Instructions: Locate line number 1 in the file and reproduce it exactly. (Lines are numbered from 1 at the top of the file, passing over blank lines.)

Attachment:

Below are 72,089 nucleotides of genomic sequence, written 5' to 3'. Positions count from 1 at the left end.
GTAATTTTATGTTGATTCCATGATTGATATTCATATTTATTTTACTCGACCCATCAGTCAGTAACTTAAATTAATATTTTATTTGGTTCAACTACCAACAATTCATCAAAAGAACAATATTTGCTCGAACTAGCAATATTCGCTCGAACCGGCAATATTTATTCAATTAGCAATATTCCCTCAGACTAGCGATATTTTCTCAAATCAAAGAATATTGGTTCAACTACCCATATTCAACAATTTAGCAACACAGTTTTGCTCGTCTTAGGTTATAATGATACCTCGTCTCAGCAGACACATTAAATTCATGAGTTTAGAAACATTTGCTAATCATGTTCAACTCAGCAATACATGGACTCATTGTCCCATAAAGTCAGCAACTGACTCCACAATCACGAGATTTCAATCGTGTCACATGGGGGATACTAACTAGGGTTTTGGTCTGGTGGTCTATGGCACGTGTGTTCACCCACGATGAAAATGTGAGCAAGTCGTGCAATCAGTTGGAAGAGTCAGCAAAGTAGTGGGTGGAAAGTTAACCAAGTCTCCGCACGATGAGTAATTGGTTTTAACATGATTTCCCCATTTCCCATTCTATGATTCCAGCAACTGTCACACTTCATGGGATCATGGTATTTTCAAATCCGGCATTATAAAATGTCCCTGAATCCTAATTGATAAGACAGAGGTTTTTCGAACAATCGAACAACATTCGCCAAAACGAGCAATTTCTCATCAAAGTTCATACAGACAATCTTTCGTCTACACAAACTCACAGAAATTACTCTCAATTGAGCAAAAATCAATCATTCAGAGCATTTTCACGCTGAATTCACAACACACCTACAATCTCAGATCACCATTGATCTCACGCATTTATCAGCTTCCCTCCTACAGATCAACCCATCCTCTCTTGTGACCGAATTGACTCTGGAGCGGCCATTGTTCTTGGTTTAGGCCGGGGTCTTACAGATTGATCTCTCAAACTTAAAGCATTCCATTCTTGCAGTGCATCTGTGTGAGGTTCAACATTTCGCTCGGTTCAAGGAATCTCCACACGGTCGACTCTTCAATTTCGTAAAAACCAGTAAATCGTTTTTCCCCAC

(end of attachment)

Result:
Below are 72,089 nucleotides of genomic sequence, written 5' to 3'. Positions count from 1 at the left end.